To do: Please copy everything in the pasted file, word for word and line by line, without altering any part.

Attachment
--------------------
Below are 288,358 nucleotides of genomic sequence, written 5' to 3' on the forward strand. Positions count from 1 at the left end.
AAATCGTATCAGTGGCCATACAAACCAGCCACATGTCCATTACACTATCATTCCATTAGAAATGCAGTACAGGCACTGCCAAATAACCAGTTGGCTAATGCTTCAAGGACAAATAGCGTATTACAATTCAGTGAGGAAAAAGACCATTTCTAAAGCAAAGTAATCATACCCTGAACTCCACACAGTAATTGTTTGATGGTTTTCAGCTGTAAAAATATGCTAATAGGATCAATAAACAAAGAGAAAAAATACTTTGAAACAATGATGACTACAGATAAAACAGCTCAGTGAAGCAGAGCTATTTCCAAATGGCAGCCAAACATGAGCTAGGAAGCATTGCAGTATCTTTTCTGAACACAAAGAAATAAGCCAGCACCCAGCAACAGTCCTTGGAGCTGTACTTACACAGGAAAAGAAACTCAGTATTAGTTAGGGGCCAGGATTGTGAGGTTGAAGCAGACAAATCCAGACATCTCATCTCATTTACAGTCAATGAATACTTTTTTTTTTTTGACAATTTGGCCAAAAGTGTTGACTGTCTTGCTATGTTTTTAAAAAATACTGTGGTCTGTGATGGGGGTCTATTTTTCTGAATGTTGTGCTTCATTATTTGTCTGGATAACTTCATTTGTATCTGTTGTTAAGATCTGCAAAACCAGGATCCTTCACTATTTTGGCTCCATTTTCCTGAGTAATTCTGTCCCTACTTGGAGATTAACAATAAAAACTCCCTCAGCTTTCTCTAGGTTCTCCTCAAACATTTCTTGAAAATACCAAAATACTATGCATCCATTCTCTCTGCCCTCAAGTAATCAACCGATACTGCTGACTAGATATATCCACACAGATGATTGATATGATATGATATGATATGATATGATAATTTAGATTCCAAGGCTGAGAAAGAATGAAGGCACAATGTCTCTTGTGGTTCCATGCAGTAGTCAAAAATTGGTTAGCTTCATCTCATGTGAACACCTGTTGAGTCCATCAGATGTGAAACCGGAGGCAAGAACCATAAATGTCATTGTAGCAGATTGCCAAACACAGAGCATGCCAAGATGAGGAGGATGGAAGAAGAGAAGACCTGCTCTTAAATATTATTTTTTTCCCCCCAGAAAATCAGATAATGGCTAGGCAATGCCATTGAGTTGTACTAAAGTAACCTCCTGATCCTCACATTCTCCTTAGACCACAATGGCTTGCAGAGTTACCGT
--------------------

Below are 288,358 nucleotides of genomic sequence, written 5' to 3' on the forward strand. Positions count from 1 at the left end.
AAATCGTATCAGTGGCCATACAAACCAGCCACATGTCCATTACACTATCATTCCATTAGAAATGCAGTACAGGCACTGCCAAATAACCAGTTGGCTAATGCTTCAAGGACAAATAGCGTATTACAATTCAGTGAGGAAAAAGACCATTTCTAAAGCAAAGTAATCATACCCTGAACTCCACACAGTAATTGTTTGATGGTTTTCAGCTGTAAAAATATGCTAATAGGATCAATAAACAAAGAGAAAAAATACTTTGAAACAATGATGACTACAGATAAAACAGCTCAGTGAAGCAGAGCTATTTCCAAATGGCAGCCAAACATGAGCTAGGAAGCATTGCAGTATCTTTTCTGAACACAAAGAAATAAGCCAGCACCCAGCAACAGTCCTTGGAGCTGTACTTACACAGGAAAAGAAACTCAGTATTAGTTAGGGGCCAGGATTGTGAGGTTGAAGCAGACAAATCCAGACATCTCATCTCATTTACAGTCAATGAATACTTTTTTTTTTTTGACAATTTGGCCAAAAGTGTTGACTGTCTTGCTATGTTTTTAAAAAATACTGTGGTCTGTGATGGGGGTCTATTTTTCTGAATGTTGTGCTTCATTATTTGTCTGGATAACTTCATTTGTATCTGTTGTTAAGATCTGCAAAACCAGGATCCTTCACTATTTTGGCTCCATTTTCCTGAGTAATTCTGTCCCTACTTGGAGATTAACAATAAAAACTCCCTCAGCTTTCTCTAGGTTCTCCTCAAACATTTCTTGAAAATACCAAAATACTATGCATCCATTCTCTCTGCCCTCAAGTAATCAACCGATACTGCTGACTAGATATATCCACACAGATGATTGATATGATATGATATGATATGATATGATAATTTAGATTCCAAGGCTGAGAAAGAATGAAGGCACAATGTCTCTTGTGGTTCCATGCAGTAGTCAAAAATTGGTTAGCTTCATCTCATGTGAACACCTGTTGAGTCCATCAGATGTGAAACCGGAGGCAAGAACCATAAATGTCATTGTAGCAGATTGCCAAACACAGAGCATGCCAAGATGAGGAGGATGGAAGAAGAGAAGACCTGCTCTTAAATATTATTTTTTTCCCCCCAGAAAATCAGATAATGGCTAGGCAATGCCATTGAGTTGTACTAAAGTAACCTCCTGATCCTCACATTCTCCTTAGACCACAATGGCTTGCAGAGTTACCGT